In the article below, we will cover the importance of keeping up to date with regulatory standards. A reminder of the final transition date for the EMC collateral norm in the IEC 60601 medical device standard and a brief introduction to the most prominent changes.
FDA – Electromagnetic Compatibility (EMC)
A medical device is compatible with its electromagnetic environment when it does not emit levels of electromagnetic energy that causes electromagnetic interference in other nearby devices. A medical device can be vulnerable to electromagnetic interference if the levels of electromagnetic energy in its environment exceed the electromagnetic immunity (resistance) for which the device was designed and tested. The different forms of electromagnetic energy that can cause electromagnetic interference are conducted, radiated, and electrostatic discharge. Electromagnetic interference problems with medical devices can be very complex, not only from a technical point of view but also from the view of public health issues and solutions.
Updates on the regulatory standard
Nowadays, it is unusual for an electrical or electronic device to have no interaction with other devices or any kind of signal. Currently, there are more and more devices connected between them. In the era of the Internet of Things, all devices have some kind of communication, reception, or emission, due to this, the need arises to ensure the functioning without interfering with each other. This fact is even more decisive when we talk about the medical device industry, focused on improving the health of patients or even guaranteeing their lives.
Medical devices must ensure its proper functioning and avoid interferences from any source (radio, smartphones, etc.), not necessarily from a nearby device, that can disrupt them and cause vital malfunctions that can affect patient’s life. Similarly, medical devices should not emit signals with high electromagnetic levels that cause other devices in the environment to be adversely affected.
The IEC 60601-1-2 standard on electromagnetic disturbances requires levels of electromagnetic compatibility to ensure that different medical devices work together.
Transition period published by the FDA and Implications
The FDA will end the transition period as of 17 December 2023, after which date, declarations of conformity for the previous versions of the standards will be declined.
Changes in standards require new tests, updates in risk management, changes in documentation and other general changes. Some points that should be considered:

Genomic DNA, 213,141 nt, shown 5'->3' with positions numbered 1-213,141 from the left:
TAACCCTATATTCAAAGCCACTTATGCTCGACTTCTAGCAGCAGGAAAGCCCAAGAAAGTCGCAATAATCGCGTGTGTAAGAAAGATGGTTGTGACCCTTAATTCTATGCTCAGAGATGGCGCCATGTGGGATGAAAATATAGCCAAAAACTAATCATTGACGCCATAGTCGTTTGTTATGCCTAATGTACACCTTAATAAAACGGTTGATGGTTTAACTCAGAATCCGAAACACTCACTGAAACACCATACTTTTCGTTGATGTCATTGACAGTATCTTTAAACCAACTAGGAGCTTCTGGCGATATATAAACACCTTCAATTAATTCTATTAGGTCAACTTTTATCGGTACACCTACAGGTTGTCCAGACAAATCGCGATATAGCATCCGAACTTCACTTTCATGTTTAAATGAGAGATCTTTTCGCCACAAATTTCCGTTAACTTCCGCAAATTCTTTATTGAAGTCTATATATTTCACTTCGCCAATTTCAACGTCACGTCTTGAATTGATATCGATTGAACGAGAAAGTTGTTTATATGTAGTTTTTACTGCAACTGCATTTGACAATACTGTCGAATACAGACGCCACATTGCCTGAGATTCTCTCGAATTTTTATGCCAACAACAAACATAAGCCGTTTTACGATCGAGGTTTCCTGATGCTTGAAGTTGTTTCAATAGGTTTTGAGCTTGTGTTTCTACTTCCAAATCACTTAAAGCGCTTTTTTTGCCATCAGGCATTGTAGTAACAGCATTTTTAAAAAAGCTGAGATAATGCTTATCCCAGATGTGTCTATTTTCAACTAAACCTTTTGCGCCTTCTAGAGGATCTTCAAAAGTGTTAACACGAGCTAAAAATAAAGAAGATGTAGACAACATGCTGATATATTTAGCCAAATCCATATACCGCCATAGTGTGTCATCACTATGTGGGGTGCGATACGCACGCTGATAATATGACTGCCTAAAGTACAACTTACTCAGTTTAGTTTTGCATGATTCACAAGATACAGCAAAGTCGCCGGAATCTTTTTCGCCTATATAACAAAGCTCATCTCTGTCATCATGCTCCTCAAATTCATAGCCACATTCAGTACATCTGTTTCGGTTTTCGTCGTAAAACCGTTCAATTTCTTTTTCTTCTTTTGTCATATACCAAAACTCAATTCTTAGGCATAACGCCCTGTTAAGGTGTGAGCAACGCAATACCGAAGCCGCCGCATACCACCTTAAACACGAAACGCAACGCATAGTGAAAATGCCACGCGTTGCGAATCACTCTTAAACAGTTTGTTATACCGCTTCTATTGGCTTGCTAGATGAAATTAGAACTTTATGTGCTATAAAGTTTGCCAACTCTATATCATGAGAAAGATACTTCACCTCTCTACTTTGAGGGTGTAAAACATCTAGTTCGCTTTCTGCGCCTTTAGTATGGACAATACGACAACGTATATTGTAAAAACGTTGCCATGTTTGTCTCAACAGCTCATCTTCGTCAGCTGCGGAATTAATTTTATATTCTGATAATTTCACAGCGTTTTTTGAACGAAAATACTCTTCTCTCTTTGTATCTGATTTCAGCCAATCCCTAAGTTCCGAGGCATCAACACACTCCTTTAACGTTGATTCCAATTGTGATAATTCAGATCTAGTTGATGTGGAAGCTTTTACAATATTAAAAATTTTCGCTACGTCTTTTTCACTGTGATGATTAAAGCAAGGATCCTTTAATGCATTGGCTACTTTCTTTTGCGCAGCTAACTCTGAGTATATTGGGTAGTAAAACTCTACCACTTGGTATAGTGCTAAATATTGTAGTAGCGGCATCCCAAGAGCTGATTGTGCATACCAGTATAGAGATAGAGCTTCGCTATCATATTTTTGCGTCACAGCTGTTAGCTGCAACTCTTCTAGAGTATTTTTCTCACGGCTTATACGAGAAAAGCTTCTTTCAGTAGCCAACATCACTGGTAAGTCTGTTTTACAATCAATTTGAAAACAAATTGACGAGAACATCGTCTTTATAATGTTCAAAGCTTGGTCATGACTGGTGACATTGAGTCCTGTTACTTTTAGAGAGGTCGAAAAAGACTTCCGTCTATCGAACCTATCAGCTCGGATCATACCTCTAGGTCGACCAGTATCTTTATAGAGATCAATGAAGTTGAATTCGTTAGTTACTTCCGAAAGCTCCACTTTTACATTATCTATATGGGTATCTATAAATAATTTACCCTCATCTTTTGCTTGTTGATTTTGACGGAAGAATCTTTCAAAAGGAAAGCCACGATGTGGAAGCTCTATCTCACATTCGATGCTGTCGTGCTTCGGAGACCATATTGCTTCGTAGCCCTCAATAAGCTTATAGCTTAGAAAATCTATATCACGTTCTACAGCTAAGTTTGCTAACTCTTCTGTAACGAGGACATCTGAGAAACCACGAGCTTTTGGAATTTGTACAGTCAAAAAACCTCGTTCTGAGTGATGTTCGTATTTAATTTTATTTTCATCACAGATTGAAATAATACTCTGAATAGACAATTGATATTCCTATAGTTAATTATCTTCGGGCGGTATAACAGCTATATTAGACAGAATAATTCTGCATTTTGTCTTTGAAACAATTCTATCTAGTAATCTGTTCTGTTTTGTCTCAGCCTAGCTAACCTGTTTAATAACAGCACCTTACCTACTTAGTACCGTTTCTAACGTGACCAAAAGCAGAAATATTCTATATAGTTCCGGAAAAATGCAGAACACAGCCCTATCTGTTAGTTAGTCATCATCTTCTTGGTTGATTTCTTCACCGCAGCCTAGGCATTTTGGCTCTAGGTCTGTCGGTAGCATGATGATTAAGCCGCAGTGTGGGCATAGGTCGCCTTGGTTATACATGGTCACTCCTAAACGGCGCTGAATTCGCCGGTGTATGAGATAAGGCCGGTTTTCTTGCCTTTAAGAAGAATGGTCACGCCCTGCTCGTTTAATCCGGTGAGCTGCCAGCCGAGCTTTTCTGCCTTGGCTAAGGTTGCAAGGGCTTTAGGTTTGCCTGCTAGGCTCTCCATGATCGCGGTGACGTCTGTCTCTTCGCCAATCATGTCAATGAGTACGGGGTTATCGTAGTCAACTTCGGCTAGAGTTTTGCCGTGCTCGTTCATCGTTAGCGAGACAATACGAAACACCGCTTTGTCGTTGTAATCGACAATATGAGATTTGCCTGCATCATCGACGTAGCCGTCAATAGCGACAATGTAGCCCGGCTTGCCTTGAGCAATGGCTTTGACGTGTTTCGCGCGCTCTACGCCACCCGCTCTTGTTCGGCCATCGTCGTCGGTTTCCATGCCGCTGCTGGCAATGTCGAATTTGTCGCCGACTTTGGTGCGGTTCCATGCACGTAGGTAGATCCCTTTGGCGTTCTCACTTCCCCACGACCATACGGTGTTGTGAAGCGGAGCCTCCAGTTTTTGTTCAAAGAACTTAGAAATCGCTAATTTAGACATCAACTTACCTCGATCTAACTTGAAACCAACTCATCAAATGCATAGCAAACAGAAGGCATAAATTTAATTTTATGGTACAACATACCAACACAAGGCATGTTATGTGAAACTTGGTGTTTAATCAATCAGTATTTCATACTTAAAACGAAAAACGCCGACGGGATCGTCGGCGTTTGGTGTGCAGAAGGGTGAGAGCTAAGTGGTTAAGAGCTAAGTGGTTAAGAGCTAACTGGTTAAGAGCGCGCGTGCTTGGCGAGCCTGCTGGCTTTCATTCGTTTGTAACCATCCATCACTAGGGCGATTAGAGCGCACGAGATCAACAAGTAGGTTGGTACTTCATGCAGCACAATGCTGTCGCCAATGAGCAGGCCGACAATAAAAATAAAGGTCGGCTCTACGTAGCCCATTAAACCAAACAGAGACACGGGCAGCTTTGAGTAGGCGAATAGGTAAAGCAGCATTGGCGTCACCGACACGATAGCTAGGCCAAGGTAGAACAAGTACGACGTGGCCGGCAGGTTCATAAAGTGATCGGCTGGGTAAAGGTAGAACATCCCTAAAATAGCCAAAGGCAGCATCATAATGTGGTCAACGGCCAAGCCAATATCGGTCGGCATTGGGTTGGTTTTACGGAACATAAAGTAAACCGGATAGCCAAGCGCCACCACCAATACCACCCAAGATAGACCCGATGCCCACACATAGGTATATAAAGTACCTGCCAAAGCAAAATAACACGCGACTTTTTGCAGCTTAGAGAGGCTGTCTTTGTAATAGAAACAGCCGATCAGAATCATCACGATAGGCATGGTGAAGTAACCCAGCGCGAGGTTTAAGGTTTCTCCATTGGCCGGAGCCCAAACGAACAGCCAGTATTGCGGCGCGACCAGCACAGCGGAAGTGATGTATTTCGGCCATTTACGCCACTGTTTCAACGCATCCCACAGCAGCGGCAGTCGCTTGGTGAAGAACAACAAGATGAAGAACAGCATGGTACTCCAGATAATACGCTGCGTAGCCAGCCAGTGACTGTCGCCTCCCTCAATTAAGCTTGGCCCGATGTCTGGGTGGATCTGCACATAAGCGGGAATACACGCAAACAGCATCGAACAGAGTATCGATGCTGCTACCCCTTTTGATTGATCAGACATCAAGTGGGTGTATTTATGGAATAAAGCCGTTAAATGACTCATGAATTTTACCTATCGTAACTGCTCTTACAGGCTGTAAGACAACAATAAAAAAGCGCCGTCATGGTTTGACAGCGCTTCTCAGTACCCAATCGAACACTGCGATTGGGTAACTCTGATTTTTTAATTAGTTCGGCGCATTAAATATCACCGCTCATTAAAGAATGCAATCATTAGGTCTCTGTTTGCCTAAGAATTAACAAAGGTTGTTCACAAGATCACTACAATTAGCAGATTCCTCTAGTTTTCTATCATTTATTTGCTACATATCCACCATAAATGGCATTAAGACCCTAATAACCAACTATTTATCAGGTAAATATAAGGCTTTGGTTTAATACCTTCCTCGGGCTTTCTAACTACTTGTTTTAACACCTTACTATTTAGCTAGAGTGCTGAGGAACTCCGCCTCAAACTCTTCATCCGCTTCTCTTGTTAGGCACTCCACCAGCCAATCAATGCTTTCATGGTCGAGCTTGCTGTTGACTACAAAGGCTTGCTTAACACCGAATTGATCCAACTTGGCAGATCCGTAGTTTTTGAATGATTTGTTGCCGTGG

- Risk analysis is now a fundamental part of establishing levels of testing.
- Electromagnetic compatibility must be integrated with risk analysis to cover the safety and basic functionalities of the medical device.
- Depending on the environment of use of the medical device, specific immunity levels must be met (professional healthcare, home healthcare, special).
- New technologies must be considered, the number of communication networks has not stopped growing and there are many types of radio frequency transmitters (Wi-Fi, Bluetooth, RFID, LTE, 5G, Wireless Charging, etc.).
It is complex to keep up to date due to the number of collateral and alternative standards that can be applied to a medical device depending on its functions and environment.
Updates in regulatory standards can sometimes come as a surprise to medical device manufacturers. A specific test plan is crucial to define essential performance and acceptance criteria, performance, description and intended use environment, category and testing, deviations, test configurations, connections, voltages, frequency list, software, and modes of operation, among others.
Make sure you develop and test your medical devices in compliance with the new requirements of the most current standards. To avoid any problems in the future, consider the dates when you will approve your medical devices and what standards will be in effect at that time.
If you want your company to be prepared for the upcoming changes regarding the standards applicable to medical equipment, contact our experts at D.med Software, they can help your team prepare or solve the upcoming changes and ensure that your project does not suffer inconvenience.
The date mentioned in the article does not refer exclusively to compliance with IEC 60601-1-2 4.1, other collateral standards have also been updated and should be considered:
IEC 60601-1 Edition 3.1
IEC 60601-1 Edition 3.2
IEC 60601-1-2 Edition 4.0
IEC 60601-1-2 Edition 4.1
IEC 60601-1-3 Edition 2.1
IEC 60601-1-3 Edition 2.2
IEC 60601-1-6 Edition 3.1
IEC 60601-1-6 Edition 3.2
IEC 60601-1-8 Edition 2.1
IEC 60601-1-8 Edition 2.2
IEC 60601-1-10 Edition 1.1
IEC 60601-1-10 Edition 1.2
IEC 60601-1-11 Edition 2.0
IEC 60601-1-11 Edition 2.1
IEC 60601-1-12 Edition 1.0
IEC 60601-1-12 Edition 1.1